As you already know the nonviolent truth about Jesus, please consider February 19 as the day to give an ex cathedra teaching to end the “just war” era of Catholicism!  With Jesus and the Gospel there is no justified killing, no “just war.”

In solidarity with the suffering such a witness will entail,

Mark Scibilia-Carver

Russians and Us

John F. Kennedy’s Commencement Address, June, 6, 2013:

“Some say that it is useless to speak of world peace or world law or world disarmament–and that it will be useless until the leaders of the Soviet Union adopt a more enlightened attitude. I hope they do. I believe we can help them do it. But I also believe that we must reexamine our own attitude–as individuals and as a Nation–for our attitude is as essential as theirs. And every graduate of this school, every thoughtful citizen who despairs of war and wishes to bring peace, should begin by looking inward–by examining his own attitude toward the possibilities of peace, toward the Soviet Union, toward the course of the cold war and toward freedom and peace here at home…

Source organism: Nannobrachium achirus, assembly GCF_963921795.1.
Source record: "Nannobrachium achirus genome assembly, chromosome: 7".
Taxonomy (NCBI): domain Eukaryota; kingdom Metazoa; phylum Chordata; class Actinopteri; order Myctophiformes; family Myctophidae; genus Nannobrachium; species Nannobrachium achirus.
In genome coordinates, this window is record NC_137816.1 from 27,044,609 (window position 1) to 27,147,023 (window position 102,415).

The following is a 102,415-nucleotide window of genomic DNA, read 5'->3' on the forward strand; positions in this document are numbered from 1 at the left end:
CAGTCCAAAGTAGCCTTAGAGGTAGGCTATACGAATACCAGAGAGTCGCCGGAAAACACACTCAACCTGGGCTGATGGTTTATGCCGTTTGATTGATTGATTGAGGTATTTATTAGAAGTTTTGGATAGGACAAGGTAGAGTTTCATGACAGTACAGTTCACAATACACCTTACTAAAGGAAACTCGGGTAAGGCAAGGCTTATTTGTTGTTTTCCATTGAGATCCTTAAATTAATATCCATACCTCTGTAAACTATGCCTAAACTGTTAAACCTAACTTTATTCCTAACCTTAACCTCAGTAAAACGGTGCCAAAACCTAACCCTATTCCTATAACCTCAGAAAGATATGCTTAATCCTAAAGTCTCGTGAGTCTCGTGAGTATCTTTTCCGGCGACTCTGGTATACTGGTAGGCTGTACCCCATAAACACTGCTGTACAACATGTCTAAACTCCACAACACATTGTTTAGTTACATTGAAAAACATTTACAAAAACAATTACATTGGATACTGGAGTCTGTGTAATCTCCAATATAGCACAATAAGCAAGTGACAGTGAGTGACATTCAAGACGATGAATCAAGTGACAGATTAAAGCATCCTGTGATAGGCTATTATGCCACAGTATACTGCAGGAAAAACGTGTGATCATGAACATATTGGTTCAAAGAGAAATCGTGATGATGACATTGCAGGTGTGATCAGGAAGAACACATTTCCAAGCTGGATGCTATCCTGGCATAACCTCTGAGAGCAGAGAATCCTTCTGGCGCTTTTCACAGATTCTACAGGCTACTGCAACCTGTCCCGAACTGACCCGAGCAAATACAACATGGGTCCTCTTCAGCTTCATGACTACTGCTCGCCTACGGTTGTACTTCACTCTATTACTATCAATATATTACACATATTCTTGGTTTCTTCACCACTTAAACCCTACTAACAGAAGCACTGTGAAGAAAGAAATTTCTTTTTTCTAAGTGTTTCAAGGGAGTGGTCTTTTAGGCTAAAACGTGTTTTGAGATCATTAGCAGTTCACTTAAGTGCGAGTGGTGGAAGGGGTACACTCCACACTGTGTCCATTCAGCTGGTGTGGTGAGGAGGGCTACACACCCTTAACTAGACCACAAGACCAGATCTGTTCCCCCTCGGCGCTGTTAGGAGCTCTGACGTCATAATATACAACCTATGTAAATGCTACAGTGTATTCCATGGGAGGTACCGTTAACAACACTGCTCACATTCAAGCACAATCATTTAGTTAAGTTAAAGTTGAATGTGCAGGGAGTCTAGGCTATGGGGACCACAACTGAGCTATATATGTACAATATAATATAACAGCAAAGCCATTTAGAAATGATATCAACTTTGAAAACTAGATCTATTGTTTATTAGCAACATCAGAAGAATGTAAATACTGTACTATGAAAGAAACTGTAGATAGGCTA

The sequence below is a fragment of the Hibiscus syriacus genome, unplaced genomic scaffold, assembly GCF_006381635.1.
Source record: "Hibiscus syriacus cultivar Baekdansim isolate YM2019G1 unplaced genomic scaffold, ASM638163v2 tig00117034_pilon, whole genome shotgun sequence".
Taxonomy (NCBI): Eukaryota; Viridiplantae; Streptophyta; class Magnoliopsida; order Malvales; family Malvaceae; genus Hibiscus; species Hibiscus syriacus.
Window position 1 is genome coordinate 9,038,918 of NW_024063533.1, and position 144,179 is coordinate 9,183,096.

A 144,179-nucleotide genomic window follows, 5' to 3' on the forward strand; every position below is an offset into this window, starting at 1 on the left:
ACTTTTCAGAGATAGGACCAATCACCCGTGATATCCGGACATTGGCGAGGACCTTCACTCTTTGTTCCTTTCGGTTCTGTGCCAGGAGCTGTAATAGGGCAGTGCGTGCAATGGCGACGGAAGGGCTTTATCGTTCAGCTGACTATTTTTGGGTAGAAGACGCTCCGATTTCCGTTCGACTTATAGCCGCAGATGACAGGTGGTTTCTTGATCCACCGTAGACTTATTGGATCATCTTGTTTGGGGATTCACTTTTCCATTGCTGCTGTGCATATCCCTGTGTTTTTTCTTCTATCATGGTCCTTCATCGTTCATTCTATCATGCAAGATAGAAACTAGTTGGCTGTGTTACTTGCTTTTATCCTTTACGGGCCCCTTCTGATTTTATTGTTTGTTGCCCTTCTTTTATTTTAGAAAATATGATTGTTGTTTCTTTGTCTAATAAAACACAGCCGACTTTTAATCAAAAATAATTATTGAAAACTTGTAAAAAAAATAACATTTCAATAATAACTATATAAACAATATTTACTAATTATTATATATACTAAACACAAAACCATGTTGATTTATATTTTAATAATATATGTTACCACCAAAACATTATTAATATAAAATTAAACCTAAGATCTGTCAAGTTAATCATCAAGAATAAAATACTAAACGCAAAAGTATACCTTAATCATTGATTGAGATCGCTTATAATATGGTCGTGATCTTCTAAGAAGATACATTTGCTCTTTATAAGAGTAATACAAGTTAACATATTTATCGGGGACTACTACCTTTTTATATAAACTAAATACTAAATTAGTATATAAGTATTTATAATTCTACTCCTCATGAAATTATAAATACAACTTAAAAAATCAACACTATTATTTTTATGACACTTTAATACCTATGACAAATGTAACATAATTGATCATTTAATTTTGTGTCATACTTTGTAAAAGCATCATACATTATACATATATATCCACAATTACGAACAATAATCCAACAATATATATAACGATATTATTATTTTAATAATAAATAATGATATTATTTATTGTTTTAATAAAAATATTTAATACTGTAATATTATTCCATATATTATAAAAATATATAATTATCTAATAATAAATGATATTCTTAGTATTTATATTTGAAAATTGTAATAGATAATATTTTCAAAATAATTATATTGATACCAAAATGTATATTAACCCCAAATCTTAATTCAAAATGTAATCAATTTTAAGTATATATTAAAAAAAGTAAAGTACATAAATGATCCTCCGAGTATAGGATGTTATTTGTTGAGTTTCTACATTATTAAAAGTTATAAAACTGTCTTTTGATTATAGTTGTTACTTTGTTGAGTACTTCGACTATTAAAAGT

Let us reexamine our attitude toward the Soviet Union. It is discouraging to think that their leaders may actually believe what their propagandists write. It is discouraging to read a recent authoritative Soviet text on Military Strategy and find, on page after page, wholly baseless and incredible claims–such as the allegation that “American imperialist circles are preparing to unleash different types of wars . . . that there is a very real threat of a preventive war being unleashed by American imperialists against the Soviet Union . . . [and that] the political aims of the American imperialists are to enslave economically and politically the European and other capitalist countries . . . [and] to achieve world domination . . . by means of aggressive wars.